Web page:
- 28th June 2021
By Dr. Simon Batchelor (Gamos Ltd.)
Readers of our blogs will note that we mainly talk about domestic cooking, and how to pivot those using biomass to cook with at home, to a modern energy cooking solution. However, there is also the challenge of institutions. A recent landscape document on the institutional challenges pointed to the possibilities for institutional modern energy cooking services.
As a part of this, we have begun to explore larger electric pressure cookers – that might cater for schools or canteens. In a new working paper, I present the results of testing three ‘larger’ electric pressure cookers are assessed for potential use in institutions such as schools.
The test samples were advertised as 33 litre capacity (33L) and 65 litre capacity (65L) both from the Zhongshan HanHong Electrical Appliance Co Ltd company in China, and a 40 litre (40L) capacity EPC from Foshan Shunde Ewant Electrical technology Ltd company also in China. These are by no means the only devices on the market, and their choice was arbitrary and based on convenience (responsiveness on Alibaba!).
The three devices were tested following as closely as possible the protocol from the recently published 2020 Global LEAP Awards Electric Pressure Cooker Competition. The Global Leap protocol, which resulted in the Global Leap Buyer’s Guide, was designed for domestic EPCs, but nevertheless most tests were possible on the larger systems.
The stated capacities of the appliances are exaggerated, and each one can only take practically 90% of their stated capacity. This is acknowledged by the manufacturer since the ‘FULL’ mark (for non-frothing liquid food) is below the lip of the pan. However since the protocol measures the performance by half filling the pot this was not an issue.
In brief all of the devices perform as expected with suitable control of the heating phase, timing of the pressure phase, and an ability to do open lid cooking. All of the devices have suitable safety features including 2 locking pins for the lid. They present as quality appliances that have appropriate outer casing, lids, handles, pots, etc and are resistant to tilting.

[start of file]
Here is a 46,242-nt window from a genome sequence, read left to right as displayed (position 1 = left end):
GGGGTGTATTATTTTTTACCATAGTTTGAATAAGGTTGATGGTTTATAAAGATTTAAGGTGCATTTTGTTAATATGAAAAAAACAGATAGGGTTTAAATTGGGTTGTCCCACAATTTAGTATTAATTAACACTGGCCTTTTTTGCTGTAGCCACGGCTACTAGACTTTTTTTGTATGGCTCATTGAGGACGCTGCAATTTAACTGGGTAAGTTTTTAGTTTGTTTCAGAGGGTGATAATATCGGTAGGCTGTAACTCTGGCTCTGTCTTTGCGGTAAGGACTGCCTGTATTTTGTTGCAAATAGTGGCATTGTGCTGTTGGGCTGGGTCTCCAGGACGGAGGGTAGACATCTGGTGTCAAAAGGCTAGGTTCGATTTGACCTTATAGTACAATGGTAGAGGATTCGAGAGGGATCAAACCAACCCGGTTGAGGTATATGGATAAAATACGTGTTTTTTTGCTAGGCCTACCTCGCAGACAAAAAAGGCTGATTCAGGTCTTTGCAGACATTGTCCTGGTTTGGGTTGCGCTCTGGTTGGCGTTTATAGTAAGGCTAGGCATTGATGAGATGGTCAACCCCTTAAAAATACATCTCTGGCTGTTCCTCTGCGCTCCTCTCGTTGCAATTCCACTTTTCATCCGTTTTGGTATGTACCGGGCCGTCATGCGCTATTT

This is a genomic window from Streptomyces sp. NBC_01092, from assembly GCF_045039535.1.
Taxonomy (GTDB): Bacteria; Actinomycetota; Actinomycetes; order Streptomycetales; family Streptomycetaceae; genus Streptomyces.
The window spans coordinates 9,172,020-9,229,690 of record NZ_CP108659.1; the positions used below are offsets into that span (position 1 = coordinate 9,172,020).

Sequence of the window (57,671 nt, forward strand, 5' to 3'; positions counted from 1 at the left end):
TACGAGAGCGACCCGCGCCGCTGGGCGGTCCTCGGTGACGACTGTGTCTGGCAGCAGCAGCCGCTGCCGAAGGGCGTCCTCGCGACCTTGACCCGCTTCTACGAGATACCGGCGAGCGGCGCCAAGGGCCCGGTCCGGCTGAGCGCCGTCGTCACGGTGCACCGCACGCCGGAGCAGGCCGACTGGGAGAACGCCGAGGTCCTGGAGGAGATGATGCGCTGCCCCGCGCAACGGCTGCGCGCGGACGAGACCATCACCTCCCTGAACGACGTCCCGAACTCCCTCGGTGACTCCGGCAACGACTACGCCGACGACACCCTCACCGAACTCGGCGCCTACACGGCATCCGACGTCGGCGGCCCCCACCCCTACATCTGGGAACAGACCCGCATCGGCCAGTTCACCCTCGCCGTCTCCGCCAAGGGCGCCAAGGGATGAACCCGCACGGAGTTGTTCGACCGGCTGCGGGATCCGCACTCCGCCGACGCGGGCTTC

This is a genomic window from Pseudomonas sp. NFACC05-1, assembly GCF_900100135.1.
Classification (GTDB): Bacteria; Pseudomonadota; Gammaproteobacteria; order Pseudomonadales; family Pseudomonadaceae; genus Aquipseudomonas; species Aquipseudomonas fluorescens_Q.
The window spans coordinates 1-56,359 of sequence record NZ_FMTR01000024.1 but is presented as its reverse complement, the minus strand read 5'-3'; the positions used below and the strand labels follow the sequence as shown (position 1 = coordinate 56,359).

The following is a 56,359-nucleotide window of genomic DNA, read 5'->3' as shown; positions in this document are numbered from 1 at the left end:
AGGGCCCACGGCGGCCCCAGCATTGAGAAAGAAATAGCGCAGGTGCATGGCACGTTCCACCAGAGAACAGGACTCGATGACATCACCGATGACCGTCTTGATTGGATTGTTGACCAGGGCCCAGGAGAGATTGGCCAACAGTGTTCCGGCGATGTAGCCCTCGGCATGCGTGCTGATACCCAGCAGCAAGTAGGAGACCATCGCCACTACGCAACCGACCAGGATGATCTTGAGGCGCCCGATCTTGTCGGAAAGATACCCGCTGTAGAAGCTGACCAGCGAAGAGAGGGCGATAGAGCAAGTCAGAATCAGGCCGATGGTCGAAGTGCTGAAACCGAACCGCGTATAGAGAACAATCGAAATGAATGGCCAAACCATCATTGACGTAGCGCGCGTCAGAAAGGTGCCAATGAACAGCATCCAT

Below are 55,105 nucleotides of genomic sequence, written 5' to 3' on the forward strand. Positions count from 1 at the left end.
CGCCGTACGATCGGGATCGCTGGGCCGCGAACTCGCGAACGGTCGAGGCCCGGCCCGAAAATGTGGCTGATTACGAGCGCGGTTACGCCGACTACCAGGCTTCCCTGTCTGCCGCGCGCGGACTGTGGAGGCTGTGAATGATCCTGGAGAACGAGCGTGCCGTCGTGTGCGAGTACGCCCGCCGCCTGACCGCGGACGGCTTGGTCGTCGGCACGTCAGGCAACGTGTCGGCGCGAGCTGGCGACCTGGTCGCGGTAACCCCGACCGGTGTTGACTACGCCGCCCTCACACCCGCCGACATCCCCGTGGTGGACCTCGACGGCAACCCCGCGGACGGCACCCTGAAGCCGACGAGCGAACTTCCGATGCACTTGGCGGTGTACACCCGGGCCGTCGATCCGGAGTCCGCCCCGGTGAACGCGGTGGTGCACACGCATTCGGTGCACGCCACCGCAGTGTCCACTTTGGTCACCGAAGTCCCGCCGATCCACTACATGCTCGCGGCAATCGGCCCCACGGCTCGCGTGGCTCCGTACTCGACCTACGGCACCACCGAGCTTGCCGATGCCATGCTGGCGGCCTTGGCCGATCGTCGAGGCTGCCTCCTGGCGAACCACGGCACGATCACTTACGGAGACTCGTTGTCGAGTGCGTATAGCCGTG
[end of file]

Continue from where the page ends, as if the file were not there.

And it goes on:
Two weaknesses were noted by the author:- the lids are not insulated and do not have an intermediary disc as sometimes found in better quality domestic EPCs, and the non stick surface came off the 33litre. A lid disc can prevent splashed food or frothing from stopping the locking pins from sealing, although the pins and weighted safety valve are protected by a small cover.
The paper also presents a comparison of whether multiple smaller devices use an equivalent energy as the one larger device. There is debate among the MECS partners as to whether chefs could be organised to run multiple smaller devices staggering the food delivery, and whether this might be more convenient than these ‘larger’ EPCs. Note, the 65L weighs 30kg + even when empty and a full pot of food cannot be easily lifted out of the unit (although of course the food could be served from the unit).
When half full (as the test protocol suggest) the energy consumption per meal (assumed to be 0.3 litres) is approximately half the per meal in multiple smaller (half filled) devices. However, when devices are filled, the energy consumption per portion is approximately the same for larger EPC and multiple smaller ones. Perhaps a core question for planning an institutional makeover of a kitchen is not so much what is the most energy efficient strategy but how much working surface there is, what do the chefs prefer, what is the quality of the power supply to the school and its local wiring and fuse boxes, and the cost of devices landed and cleared of customs.
Our colleagues in Tanzania at TaTEDO are already researching the use of one of these devices, and we look forward to getting their feedback soon.
Main image: TaTEDO have begun to explore larger EPCs. Image credit: S. Batchelor (Gamos Ltd.), 2021.